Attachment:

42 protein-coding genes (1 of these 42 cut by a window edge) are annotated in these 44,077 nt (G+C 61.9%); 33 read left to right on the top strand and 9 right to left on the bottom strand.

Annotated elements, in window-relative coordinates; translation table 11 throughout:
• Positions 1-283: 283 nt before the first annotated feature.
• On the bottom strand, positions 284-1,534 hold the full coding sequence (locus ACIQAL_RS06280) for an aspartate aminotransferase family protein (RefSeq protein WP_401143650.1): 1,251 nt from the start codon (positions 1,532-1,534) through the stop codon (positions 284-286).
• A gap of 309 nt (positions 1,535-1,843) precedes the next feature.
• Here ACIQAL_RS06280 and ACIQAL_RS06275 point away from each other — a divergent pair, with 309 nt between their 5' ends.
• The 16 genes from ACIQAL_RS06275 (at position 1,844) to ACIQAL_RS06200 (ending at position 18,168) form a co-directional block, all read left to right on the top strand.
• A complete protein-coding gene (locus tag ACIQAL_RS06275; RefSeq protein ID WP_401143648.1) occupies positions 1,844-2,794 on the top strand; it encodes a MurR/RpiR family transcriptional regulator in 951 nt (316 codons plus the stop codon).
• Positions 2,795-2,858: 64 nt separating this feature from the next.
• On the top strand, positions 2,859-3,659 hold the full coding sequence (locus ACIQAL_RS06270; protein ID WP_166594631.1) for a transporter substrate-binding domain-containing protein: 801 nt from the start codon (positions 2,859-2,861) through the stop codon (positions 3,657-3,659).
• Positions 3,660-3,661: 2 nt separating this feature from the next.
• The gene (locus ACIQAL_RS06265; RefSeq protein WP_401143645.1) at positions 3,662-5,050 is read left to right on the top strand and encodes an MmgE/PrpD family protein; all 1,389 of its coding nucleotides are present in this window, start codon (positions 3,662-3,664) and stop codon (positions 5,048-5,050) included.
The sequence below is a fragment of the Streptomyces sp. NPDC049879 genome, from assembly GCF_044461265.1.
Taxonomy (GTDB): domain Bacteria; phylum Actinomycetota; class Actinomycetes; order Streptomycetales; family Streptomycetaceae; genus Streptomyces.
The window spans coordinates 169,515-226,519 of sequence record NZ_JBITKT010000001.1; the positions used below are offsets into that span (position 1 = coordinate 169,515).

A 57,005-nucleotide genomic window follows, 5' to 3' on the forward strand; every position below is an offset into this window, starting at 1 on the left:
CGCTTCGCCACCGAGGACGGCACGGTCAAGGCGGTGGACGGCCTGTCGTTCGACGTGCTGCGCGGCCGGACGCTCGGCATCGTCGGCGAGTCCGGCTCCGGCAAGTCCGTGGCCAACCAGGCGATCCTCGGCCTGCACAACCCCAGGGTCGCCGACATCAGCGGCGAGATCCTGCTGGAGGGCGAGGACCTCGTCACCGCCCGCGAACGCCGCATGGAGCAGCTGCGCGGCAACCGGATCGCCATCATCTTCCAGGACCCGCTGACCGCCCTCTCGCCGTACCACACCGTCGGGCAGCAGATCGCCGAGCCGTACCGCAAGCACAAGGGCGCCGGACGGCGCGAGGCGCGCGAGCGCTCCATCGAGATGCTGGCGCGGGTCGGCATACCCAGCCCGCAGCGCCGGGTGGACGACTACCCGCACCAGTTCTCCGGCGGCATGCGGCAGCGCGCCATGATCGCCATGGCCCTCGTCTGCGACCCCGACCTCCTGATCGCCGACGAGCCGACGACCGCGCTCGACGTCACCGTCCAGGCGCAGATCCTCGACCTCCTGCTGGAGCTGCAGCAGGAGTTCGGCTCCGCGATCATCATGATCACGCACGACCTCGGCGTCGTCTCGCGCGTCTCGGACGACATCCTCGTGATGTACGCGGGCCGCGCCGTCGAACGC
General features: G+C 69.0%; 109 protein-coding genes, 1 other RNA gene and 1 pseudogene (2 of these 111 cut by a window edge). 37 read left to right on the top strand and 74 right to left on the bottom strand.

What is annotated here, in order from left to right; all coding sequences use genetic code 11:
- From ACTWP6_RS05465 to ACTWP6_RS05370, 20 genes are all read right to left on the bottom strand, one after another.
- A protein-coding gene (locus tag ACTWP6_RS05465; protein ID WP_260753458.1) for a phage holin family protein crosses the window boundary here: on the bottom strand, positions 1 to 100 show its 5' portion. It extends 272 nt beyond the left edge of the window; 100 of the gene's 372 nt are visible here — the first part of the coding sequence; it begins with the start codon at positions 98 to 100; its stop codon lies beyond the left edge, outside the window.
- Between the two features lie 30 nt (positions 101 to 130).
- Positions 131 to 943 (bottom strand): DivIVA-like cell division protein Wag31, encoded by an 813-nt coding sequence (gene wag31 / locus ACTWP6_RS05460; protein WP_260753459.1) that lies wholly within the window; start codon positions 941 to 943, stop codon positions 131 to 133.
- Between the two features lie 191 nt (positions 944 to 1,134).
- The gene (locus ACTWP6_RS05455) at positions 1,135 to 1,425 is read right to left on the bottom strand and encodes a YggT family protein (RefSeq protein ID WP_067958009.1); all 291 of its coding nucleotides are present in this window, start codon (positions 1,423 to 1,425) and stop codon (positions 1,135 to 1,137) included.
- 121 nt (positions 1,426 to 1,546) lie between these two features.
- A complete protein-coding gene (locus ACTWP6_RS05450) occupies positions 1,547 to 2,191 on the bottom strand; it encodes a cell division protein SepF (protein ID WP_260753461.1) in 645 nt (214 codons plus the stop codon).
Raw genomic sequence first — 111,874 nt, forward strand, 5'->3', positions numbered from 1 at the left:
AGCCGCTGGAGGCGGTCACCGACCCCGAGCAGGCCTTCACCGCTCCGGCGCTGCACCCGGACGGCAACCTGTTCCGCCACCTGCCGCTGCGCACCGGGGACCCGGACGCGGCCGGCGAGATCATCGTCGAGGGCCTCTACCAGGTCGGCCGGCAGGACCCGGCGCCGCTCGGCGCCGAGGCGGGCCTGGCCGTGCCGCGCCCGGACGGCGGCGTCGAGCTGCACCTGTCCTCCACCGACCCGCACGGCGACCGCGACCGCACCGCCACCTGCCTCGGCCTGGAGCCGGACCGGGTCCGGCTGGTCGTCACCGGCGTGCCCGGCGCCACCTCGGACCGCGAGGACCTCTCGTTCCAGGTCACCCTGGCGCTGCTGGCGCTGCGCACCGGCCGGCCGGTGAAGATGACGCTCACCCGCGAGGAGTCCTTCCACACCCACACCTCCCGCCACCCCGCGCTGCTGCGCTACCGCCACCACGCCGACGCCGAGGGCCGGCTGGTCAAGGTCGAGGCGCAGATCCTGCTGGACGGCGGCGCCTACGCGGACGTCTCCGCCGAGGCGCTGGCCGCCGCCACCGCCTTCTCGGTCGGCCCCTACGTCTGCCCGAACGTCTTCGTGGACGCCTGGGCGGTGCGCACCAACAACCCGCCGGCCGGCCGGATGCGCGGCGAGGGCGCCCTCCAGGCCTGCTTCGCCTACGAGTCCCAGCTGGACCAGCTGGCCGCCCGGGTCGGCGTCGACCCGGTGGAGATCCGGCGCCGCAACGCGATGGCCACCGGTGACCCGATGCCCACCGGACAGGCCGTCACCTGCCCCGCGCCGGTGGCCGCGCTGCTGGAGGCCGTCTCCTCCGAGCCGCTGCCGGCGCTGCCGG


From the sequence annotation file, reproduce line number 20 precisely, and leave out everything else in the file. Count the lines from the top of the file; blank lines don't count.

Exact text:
- From ACTWP6_RS05465 to ACTWP6_RS05370, 20 genes are all read right to left on the bottom strand, one after another.